PEABODY — As he drove down Lowell Street in Peabody for the first time after a controversial 92-foot-tall billboard was erected near Route 1 and Interstate 95 recently, Salem Superior Court Judge Howard Whitehead was puzzled.
“I said to myself, ‘Wow, that looms over the street in a way I did not envision,’” Whitehead told lawyers for the sign’s owner and the city of Peabody during a hearing yesterday. “It’s much closer to the street than I envisioned it. I thought it was going to be behind the building.”
That may be, the lawyer for the sign’s owner acknowledged, because that’s what the judge was told when he reversed the Peabody City Council’s decision to deny a permit for the sign last August.
“There was one plan submitted with the application (for a special permit) ... that has the sign located exactly where it is today,” give or take 5 feet, Total Outdoor Corp. attorney Michael Ford told the judge. “What happened here with regard to trial counsel, an earlier plan, never submitted to the city, was erroneously attached.”
That earlier plan, Ford said, called for the pole to be on the side of the building closest to Interstate 95. And that’s what was given to the judge in a package of evidence last summer.
But Ford also tried to convince the judge that the discrepancy doesn’t matter, because the pole was erected exactly where the company intended for it to go — which happens to be exactly where the Peabody City Council and hundreds of neighbors didn’t want it when the council denied Total Outdoor a permit last May.
Ford and the sign company are trying to convince Whitehead that the discrepancy amounts to nothing more than a clerical error and that the judge should simply amend his ruling to reflect the actual location where the sign was erected in January. Besides, Ford argued, the sign is already up, at a cost of as much as $300,000, and it would likely cost at least that much to move it, causing the company “irrevocable harm.”
Not so fast, Peabody City Solicitor Michael Smerczynski said during a hearing yesterday where he argued against Ford’s motion to “correct” the ruling and said the city deserves the chance to argue at a new trial, regardless of the cost or delay.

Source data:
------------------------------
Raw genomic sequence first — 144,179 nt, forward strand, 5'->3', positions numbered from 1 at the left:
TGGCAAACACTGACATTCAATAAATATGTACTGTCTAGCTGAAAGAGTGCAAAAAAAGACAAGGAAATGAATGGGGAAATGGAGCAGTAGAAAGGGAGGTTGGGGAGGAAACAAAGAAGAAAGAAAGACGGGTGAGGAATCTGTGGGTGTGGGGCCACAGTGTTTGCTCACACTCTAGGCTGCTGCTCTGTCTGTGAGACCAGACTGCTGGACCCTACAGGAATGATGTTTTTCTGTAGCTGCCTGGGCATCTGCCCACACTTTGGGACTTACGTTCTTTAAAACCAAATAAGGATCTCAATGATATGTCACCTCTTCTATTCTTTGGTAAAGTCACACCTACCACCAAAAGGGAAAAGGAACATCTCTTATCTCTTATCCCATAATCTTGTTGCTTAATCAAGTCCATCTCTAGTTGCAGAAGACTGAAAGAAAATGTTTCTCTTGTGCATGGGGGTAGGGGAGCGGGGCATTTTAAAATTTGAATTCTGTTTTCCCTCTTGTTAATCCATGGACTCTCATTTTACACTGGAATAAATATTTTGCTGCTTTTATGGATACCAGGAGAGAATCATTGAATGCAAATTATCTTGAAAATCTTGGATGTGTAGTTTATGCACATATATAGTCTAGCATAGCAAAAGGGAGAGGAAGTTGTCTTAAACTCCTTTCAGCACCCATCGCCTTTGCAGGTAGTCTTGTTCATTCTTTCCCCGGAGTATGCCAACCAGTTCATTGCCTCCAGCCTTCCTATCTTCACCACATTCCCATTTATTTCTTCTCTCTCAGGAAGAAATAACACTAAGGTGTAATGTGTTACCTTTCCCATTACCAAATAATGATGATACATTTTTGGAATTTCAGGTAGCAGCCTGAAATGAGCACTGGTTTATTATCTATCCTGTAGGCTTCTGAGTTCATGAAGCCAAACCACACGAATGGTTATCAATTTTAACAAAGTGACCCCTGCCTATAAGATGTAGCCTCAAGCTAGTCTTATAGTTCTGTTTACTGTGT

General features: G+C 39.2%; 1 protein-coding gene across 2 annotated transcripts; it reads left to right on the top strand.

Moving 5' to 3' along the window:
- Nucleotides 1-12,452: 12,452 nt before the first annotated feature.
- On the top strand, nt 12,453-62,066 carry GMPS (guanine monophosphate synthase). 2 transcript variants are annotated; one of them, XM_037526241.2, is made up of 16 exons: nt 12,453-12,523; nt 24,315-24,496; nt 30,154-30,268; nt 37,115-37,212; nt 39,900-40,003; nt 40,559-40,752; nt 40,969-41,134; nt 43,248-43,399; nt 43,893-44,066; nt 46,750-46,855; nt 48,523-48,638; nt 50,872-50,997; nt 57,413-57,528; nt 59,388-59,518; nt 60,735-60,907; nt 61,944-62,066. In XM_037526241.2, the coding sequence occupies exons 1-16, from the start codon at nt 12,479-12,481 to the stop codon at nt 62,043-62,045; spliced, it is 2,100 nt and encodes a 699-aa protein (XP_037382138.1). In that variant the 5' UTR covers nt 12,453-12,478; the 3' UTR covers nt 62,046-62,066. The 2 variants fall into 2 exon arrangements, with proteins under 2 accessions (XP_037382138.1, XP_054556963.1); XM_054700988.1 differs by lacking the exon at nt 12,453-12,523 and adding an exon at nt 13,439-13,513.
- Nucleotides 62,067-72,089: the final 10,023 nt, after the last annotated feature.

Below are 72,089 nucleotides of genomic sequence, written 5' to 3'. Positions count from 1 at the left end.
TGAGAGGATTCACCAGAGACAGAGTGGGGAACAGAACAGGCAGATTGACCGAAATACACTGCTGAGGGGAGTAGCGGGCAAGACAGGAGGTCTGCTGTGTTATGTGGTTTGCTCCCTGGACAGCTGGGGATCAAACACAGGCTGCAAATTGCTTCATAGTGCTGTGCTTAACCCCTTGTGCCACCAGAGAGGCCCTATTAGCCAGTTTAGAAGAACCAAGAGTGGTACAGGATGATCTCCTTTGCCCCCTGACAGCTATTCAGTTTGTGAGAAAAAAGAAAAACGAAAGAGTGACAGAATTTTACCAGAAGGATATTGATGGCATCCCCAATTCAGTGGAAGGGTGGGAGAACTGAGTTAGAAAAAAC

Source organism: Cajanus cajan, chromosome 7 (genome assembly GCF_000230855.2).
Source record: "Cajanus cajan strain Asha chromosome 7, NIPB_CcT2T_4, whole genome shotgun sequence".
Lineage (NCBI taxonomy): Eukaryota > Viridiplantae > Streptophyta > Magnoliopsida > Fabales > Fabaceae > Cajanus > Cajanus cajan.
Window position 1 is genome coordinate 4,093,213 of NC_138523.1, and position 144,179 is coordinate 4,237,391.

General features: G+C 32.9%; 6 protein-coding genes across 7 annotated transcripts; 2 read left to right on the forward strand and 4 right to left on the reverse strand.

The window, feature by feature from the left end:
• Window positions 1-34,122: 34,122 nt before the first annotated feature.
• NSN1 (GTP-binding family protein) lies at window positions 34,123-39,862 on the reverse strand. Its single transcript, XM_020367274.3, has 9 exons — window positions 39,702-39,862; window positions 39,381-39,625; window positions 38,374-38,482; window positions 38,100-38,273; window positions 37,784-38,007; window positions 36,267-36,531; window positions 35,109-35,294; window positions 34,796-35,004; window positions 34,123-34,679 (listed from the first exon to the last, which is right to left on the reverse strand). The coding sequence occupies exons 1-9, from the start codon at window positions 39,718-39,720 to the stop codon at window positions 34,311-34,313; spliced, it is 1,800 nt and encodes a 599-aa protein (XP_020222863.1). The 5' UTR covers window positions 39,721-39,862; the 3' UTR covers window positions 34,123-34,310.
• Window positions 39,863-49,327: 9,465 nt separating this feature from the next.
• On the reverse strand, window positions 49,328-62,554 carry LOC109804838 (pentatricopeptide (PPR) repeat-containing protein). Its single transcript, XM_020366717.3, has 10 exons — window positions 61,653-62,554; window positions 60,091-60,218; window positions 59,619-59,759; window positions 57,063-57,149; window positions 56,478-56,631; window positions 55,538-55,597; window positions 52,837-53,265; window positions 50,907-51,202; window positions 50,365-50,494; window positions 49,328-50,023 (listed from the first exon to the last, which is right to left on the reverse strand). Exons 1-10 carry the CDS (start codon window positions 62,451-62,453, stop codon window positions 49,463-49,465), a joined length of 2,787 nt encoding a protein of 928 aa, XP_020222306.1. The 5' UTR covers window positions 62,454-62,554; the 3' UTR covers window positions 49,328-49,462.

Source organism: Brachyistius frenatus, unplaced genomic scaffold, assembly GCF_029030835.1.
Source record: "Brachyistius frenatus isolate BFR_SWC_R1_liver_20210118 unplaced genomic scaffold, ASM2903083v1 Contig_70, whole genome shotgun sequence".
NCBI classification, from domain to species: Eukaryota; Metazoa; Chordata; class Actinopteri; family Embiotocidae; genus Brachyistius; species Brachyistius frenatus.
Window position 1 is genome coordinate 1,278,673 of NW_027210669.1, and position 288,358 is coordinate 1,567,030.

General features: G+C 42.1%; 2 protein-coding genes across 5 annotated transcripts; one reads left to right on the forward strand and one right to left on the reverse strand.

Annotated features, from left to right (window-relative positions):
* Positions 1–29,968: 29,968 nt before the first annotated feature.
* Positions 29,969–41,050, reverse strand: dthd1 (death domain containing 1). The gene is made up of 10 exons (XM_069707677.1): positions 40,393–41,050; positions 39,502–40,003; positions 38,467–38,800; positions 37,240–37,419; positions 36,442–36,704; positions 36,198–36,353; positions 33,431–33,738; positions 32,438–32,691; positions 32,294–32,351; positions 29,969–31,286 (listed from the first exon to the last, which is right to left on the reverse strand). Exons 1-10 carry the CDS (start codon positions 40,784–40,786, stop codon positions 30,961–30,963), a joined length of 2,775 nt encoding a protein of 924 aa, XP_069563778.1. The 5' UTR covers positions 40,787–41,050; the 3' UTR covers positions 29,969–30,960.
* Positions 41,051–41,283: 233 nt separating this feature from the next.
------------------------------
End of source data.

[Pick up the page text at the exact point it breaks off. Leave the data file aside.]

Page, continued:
Smerczynski said the company made representations at the trial last summer that the sign would be erected behind a Subway sandwich franchise on the same lot. He suggested that the lawyer representing Total Outdoor at the time indicated that the location had been changed to address concerns raised by city officials and residents.
Total Outdoor may have done so, Smerczynski suggested to the judge, in its haste to get the sign up, because a competitor, Clear Channel, was also seeking a permit for a sign overlooking Interstate 95, a plan that Clear Channel might have abandoned if Total Outdoor got its sign up first.
“They sought an expedited trial,” Smerczynski said. “The paper was flying.”
The city had agreed to the unusually quick trial (less than two months after the appeal was filed) and a joint statement of facts, which included the plan to put the sign behind the building, something the city was willing to go along with, Smerczynski said.
To let the sign remain where it is now, Smerczynski said, would be to “drop-kick the statute into the North River. It turns justice upside down.”
“The real issue here,” Smerczynski told the judge, “is what ... you ordered is going to be changed significantly.”
“So what do we do about it?” Whitehead asked. “Do we vacate the judgment and order a whole new trial? Does it result in a remand” back to the City Council? “We’re talking about a lot of money.”
Ford, the lawyer for the sign owner, suggested that city councilors had already made up their minds and couldn’t provide the company a fair hearing at this point. He cited newspaper stories about the case and also handed the judge a spreadsheet comparing statements made by city councilors during the hearing last year with affidavits they signed prior to yesterday’s hearing.
“When we saw those affidavits, we were shocked,” Ford said. If there’s another trial on the issue, he’d use them for “devastating impeachment” of the councilors, he said.
Smerczynski suggested that it’s Total Outdoor and its managers, however, who were offering contradictory versions of events, not city officials.
Whitehead told the lawyers that he wanted some time to think about his ruling and read their latest filings, but hinted at his likely decision.
“I have a feeling I’m going to have to vacate the judgment and have a retrial,” the judge said.
Peabody City Council President Tom Gould said he believes that the judge now understands the issue.
“We know what we voted for,” Gould said.
Jon Yoh, the president of the Ledgewood condominium association, was one of more than 20 people who attended the hearing yesterday in Salem Superior Court. Yoh said that his condo association and that of a nearby complex, the Bourbon Street Courtyard, have gathered 340 signatures in opposition to the sign.
Residents are concerned about their property values, he said.
“We don’t want our neighborhood turned into the Vegas strip,” Yoh said.